Role of IL-9 in the pathophysiology of allergic diseases

J Allergy Clin Immunol. 2001 Apr;107(4):575-82. doi: 10.1067/mai.2001.114238.


Considerable evidence from both human and animal studies indicates that CD4(+) cells are the predominant cell type involved in the regulation of airway inflammation through the expression of T(H)2-type cytokines. The effects of T(H)2-type cytokines, particularly IL-4 and IL-5, on inflammatory and structural cells in airways have been studied in great detail. They were shown to be important for inflammatory cell maturation, activation and proliferation, IgE production, chemokine expression, mucus secretion, and bronchial hyperresponsiveness. Recent work has shown the potential importance of another T(H)2-type cytokine, IL-9. The development of transgenic mice overexpressing IL-9 has suggested a key role for this cytokine in the development of the asthmatic phenotype, including eosinophilic inflammation, bronchial hyperresponsiveness, elevated IgE levels, and increased mucus secretion. IL-9 has been shown to act on many cell types involved in asthma, including T cells, B cells, mast cells, eosinophils, neutrophils, and epithelial cells, and thus might be important in the pathophysiology of allergic asthma.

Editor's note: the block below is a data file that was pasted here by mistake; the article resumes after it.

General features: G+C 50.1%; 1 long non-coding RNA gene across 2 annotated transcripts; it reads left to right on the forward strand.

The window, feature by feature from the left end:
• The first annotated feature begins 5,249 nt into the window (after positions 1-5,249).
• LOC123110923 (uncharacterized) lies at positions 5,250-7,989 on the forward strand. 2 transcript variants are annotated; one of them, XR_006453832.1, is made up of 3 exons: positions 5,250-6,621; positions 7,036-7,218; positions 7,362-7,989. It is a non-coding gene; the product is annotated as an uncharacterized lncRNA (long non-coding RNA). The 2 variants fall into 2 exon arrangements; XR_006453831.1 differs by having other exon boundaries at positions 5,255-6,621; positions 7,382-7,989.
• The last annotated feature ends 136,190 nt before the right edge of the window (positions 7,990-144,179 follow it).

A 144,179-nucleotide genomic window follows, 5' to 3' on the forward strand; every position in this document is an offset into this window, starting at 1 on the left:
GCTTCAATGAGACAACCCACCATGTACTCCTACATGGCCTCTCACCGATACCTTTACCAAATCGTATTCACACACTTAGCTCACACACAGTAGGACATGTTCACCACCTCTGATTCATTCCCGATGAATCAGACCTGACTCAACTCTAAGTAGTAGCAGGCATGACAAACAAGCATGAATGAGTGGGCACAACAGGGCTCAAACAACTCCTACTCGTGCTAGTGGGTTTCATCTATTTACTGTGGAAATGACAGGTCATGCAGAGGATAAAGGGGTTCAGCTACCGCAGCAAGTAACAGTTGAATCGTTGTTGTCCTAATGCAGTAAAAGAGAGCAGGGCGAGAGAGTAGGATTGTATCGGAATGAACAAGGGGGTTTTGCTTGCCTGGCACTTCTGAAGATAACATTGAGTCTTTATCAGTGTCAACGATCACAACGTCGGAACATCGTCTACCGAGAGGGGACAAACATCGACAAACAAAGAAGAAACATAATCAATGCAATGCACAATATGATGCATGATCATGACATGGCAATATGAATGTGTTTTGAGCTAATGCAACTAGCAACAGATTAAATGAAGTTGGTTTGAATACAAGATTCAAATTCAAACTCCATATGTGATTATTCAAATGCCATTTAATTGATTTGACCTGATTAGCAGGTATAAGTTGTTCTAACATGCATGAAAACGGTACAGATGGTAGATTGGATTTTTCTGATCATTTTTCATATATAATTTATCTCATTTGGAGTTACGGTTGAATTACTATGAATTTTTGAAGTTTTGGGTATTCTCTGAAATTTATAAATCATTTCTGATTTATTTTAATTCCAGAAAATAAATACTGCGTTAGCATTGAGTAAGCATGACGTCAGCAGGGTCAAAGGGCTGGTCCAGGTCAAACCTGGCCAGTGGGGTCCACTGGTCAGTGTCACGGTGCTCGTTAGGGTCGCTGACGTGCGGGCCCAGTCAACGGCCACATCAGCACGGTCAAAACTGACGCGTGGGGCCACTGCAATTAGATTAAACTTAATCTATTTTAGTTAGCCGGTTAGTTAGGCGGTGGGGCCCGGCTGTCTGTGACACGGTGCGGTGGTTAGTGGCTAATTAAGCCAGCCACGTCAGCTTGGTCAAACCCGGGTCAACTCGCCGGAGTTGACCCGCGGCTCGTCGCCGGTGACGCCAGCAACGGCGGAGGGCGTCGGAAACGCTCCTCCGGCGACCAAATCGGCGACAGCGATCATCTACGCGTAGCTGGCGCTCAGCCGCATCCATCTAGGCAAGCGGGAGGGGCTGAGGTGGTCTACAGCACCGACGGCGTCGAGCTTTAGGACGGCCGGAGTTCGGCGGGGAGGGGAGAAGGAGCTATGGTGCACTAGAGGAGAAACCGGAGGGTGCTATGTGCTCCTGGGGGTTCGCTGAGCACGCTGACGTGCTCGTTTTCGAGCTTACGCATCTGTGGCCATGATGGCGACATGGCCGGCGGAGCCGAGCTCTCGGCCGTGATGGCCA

Publication types

  • Research Support, Non-U.S. Gov't
  • Review

MeSH terms

  • Animals
  • Asthma / etiology
  • B-Lymphocytes / physiology
  • Eosinophils / physiology
  • Humans
  • Hypersensitivity / etiology*
  • Interleukin-9 / chemistry
  • Interleukin-9 / genetics
  • Interleukin-9 / physiology*
  • Mast Cells / physiology
  • Neutrophils / physiology
  • Receptors, Interleukin / chemistry
  • Receptors, Interleukin / genetics
  • Receptors, Interleukin / physiology
  • Receptors, Interleukin-9
  • T-Lymphocytes / physiology


  • IL9R protein, human
  • Interleukin-9
  • Receptors, Interleukin
  • Receptors, Interleukin-9